Eighteen years ago, Joe and I purchased a home in a quaint little suburb that has been great for raising kids. Good schools, great neighbors and a short drive from all that makes life easier—Target, HEB, Office Depot, a 24-Hour Walmart—and the most relied upon for science projects and history dioramas, Hobby Lobby. (With two hormonal teenagers in the house, having a restaurant 2 miles away that serves the strongest margaritas in town is a bonus.)
Across the street is an adorable family with four children all under the age of six. The family next door are dear friends. We consider their 4-year-old one of the family. She thinks our house is an extension of her own. Three houses down the street live a friendly couple with a 3-year-old daughter and twins that are not yet a year old. Hannah is fortunate to be in hot demand for babysitting.
Olivia has several friends within walking distance, including three classmates determined to form a band. A few doors down lives a talented young singer who competed in this years school talent show with Olivia.
(They kicked it. http://www.youtube.com/watch?v=nFyeuRNXALU )
We do not have a neighborhood newsletter, but we have an e-mail group that shares all critical information. Anything from the latest criminal activity to who’s kid is selling girl scout cookies. Recently we had a feral hog issue that lead to a series of e-mails that were quite entertaining.
Wild hogs began roaming through the neighborhood rooting up sprinkler systems searching for water. They were causing quite a mess and a bit of a scare. Being a diverse community, you can image the variety of options offered up to get rid of these intruders. That is when the e-mails got heated.
Capture and release?
Shoot to kill?
Live and let live?
Kill and butcher?
If anyone had hosted a barbecue a la My Big Fat Greek Wedding, I would have been there, fork in hand.
Disagreements and all, we are a close group that look out for each other.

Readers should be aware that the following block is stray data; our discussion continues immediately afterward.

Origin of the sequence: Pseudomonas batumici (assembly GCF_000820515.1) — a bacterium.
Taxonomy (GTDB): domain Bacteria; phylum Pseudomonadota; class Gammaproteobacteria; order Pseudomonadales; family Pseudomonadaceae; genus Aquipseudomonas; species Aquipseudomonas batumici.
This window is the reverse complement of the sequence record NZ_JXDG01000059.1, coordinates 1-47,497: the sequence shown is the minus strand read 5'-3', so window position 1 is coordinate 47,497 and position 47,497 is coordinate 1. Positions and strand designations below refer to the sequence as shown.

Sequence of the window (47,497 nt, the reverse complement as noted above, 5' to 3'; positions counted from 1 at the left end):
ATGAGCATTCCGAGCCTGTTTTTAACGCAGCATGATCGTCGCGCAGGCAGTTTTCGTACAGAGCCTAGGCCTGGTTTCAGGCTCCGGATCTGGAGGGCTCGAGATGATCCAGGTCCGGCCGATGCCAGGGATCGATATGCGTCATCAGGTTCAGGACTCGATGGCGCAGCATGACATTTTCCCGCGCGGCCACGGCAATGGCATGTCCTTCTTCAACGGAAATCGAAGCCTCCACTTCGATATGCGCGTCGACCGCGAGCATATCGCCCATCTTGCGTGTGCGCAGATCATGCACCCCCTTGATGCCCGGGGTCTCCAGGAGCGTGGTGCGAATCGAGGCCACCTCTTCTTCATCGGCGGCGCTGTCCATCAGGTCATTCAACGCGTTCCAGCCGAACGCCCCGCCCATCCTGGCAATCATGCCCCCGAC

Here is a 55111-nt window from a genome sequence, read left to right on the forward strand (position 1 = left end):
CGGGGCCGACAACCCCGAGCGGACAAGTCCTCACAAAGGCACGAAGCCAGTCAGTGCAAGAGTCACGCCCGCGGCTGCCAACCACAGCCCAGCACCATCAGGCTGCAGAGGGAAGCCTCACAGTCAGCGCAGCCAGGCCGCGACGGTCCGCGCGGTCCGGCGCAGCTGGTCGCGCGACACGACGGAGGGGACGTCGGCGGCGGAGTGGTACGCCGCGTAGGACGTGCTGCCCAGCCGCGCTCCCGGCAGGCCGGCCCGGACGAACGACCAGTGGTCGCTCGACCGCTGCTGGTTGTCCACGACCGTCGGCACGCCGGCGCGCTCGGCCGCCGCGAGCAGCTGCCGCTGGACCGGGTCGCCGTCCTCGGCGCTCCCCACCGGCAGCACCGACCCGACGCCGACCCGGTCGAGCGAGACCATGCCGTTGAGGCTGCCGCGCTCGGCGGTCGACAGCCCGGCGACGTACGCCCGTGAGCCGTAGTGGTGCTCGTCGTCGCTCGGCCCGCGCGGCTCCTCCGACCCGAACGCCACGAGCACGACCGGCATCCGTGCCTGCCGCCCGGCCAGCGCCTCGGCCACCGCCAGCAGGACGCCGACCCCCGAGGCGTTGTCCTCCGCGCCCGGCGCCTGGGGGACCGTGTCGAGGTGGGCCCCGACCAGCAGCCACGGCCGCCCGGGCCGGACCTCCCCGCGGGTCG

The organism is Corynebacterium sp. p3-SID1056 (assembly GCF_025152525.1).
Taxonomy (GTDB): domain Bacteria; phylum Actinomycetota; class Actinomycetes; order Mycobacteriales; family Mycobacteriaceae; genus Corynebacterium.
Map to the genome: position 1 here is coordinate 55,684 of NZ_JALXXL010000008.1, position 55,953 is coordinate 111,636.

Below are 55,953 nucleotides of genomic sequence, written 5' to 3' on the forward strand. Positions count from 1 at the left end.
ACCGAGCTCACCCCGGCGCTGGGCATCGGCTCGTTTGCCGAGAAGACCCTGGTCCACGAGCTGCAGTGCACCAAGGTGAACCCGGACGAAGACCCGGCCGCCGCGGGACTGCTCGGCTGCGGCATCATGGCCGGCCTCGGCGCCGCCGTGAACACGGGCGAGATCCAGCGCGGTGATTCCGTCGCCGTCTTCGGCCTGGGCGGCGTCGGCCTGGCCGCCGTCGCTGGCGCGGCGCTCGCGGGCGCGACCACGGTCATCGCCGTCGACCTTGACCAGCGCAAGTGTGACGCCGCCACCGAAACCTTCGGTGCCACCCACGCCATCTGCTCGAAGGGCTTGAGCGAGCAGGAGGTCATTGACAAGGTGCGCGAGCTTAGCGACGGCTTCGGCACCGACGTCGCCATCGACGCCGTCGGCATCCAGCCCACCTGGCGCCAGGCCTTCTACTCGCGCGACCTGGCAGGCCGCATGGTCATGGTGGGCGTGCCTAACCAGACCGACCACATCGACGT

Which is why I chose one evening to e-mail the FBI.
There was an issue with a house in our neighborhood. It was an issue that was beyond something the local police department would investigate. So I got online, found an e-mail address for the FBI and sent a message with my concerns. (Hand to heaven, I had NOT been drinking.)
Five minutes later, our phone rang. Joe handed the receiver to me. A James Earl Jones double on the other end stated, “This is Agent So-and-So with the FBI. We just received your e-mail.”
I cracked up.
Joe is not the type to play practical jokes and he had pulled a good one. Laughing into the phone I replied, “Yeah, right!” and continued to guffaw.
Then I looked at Joe’s face.
Looked at his face again.
He was giving me The Ojo.
It was not a joke.
It was seriously the freaking FBI.
I stopped laughing and had a brief no-nonsense conversation with an agent whose tone emulated that of Mufasa. Well, he did most of the talking.
He never laughed.
I am confident my name is on A List.
Say what you will about our government—our FBI has game. If you doubt me, send them and e-mail.
And if you are interested in moving into my quaint, friendly little suburb—the house that I e-mailed the FBI about—it is currently for sale.